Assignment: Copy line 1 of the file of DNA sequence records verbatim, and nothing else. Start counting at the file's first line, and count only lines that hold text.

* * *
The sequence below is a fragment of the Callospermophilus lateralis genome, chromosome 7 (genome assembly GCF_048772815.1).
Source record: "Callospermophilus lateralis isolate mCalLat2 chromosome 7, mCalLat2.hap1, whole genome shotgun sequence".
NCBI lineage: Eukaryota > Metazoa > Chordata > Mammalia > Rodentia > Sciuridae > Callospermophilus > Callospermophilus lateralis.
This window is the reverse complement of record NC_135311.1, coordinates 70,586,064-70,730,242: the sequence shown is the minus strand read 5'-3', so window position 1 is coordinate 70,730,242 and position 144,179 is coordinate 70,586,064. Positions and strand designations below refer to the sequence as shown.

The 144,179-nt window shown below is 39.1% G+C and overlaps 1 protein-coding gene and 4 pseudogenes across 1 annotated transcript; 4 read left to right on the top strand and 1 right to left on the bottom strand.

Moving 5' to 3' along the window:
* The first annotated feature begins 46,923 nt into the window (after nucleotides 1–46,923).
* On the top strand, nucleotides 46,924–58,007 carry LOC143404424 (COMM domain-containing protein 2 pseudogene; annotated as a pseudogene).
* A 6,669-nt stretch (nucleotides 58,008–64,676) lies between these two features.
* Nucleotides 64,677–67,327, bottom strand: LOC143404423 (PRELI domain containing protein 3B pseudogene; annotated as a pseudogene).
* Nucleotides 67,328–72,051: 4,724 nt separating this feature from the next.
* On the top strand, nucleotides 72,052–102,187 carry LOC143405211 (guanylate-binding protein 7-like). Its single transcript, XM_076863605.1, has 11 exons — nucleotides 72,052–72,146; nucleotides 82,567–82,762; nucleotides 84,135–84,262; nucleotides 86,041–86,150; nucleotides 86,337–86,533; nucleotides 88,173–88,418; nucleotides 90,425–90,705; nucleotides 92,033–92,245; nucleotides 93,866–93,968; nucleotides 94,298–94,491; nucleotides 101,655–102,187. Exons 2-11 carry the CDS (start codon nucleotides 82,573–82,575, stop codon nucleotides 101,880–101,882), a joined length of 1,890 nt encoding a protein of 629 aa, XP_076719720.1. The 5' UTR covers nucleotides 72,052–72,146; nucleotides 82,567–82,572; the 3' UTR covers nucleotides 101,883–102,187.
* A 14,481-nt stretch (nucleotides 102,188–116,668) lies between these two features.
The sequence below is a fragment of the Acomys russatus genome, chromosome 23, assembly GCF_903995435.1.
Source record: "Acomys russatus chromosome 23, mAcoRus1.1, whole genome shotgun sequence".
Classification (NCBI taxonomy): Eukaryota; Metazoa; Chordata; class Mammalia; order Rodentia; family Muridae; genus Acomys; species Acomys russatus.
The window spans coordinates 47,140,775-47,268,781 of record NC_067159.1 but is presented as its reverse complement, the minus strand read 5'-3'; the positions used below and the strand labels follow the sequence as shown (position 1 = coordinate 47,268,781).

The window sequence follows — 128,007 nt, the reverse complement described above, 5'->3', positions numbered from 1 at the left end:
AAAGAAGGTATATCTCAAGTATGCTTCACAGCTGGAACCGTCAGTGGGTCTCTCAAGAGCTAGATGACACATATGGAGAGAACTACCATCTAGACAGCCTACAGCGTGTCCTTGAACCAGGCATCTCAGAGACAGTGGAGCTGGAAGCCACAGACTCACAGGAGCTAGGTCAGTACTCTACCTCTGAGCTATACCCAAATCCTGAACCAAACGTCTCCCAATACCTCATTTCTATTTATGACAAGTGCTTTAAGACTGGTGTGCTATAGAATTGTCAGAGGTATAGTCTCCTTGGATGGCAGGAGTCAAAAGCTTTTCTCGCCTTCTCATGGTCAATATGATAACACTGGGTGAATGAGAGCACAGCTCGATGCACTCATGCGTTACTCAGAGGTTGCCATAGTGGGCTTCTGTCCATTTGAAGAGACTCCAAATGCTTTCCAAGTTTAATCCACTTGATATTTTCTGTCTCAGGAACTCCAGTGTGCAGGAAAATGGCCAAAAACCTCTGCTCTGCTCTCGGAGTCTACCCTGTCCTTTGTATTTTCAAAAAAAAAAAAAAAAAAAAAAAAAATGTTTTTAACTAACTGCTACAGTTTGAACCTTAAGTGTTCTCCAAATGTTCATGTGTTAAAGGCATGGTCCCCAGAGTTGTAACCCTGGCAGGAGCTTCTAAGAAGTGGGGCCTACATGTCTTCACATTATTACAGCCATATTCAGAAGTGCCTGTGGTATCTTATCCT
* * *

The sequence below is a fragment of the Callospermophilus lateralis genome, chromosome 7 (genome assembly GCF_048772815.1).